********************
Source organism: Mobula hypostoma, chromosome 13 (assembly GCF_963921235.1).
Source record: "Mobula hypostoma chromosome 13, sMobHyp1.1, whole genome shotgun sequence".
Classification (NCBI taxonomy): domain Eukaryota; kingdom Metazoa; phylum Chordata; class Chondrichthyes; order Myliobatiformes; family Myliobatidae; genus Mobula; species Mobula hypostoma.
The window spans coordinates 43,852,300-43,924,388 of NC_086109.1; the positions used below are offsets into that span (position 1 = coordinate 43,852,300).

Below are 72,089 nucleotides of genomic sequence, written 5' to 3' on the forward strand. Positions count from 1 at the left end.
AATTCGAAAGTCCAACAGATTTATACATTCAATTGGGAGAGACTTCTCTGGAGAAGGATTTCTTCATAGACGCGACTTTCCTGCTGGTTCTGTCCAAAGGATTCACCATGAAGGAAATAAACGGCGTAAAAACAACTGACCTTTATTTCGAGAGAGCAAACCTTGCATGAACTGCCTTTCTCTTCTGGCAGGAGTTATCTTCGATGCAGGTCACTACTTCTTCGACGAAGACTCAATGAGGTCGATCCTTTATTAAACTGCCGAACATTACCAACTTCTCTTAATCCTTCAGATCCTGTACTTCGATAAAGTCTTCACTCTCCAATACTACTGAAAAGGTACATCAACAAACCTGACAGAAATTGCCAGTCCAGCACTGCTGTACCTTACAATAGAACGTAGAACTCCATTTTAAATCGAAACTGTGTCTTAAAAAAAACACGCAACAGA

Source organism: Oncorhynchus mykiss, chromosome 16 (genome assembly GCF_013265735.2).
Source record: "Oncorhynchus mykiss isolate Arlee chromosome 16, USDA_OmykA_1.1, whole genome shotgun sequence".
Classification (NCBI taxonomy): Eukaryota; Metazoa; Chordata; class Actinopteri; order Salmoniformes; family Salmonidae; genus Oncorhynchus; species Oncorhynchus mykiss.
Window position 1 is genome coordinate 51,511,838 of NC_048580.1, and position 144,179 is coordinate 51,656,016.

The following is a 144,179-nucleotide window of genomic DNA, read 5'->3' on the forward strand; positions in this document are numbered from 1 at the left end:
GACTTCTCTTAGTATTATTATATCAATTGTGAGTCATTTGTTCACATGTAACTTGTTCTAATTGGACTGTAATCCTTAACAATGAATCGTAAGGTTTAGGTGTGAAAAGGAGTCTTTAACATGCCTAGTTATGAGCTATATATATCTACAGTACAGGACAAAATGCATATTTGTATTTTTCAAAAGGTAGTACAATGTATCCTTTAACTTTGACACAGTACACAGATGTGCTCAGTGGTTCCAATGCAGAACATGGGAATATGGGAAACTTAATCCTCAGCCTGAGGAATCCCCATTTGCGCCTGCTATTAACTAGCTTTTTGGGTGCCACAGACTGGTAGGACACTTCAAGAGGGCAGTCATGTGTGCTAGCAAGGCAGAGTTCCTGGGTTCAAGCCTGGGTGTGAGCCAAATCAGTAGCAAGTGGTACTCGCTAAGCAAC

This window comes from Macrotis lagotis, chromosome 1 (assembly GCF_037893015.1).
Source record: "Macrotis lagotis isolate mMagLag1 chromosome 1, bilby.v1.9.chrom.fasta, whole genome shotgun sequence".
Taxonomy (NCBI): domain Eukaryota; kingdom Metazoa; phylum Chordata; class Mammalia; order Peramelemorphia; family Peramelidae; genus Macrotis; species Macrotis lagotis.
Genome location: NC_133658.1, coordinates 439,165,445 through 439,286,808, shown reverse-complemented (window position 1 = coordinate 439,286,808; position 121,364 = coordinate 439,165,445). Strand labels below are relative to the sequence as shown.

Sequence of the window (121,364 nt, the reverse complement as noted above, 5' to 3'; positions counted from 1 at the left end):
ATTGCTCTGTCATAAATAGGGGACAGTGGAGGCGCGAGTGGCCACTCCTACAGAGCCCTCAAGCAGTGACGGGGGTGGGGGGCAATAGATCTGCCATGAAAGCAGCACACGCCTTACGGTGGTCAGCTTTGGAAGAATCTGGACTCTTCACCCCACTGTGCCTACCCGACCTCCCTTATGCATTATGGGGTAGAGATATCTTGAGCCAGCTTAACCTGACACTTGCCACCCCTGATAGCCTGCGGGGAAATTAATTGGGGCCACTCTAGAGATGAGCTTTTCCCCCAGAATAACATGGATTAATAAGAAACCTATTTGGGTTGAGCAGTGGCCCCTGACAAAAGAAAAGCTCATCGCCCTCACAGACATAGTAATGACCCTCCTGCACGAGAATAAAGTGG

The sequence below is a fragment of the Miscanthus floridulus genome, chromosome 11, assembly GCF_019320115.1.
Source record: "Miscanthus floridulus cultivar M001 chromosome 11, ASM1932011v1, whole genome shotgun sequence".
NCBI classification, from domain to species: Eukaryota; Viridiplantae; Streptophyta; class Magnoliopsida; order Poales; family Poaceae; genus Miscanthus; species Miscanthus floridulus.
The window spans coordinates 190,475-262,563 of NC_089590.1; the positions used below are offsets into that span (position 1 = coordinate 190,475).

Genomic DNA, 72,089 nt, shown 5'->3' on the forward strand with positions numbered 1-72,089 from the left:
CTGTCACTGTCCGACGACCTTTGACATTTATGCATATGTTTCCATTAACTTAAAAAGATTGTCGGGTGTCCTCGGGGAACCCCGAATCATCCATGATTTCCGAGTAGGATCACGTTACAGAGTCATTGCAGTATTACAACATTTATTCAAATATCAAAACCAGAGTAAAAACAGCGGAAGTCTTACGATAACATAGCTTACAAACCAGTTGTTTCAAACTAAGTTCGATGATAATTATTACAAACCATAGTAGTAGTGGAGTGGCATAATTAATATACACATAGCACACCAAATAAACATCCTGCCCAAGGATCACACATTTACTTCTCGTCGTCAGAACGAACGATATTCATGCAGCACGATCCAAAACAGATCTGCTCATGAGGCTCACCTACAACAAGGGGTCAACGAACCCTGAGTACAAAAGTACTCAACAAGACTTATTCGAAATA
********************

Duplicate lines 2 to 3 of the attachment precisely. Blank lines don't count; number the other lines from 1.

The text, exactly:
Source record: "Mobula hypostoma chromosome 13, sMobHyp1.1, whole genome shotgun sequence".
Classification (NCBI taxonomy): domain Eukaryota; kingdom Metazoa; phylum Chordata; class Chondrichthyes; order Myliobatiformes; family Myliobatidae; genus Mobula; species Mobula hypostoma.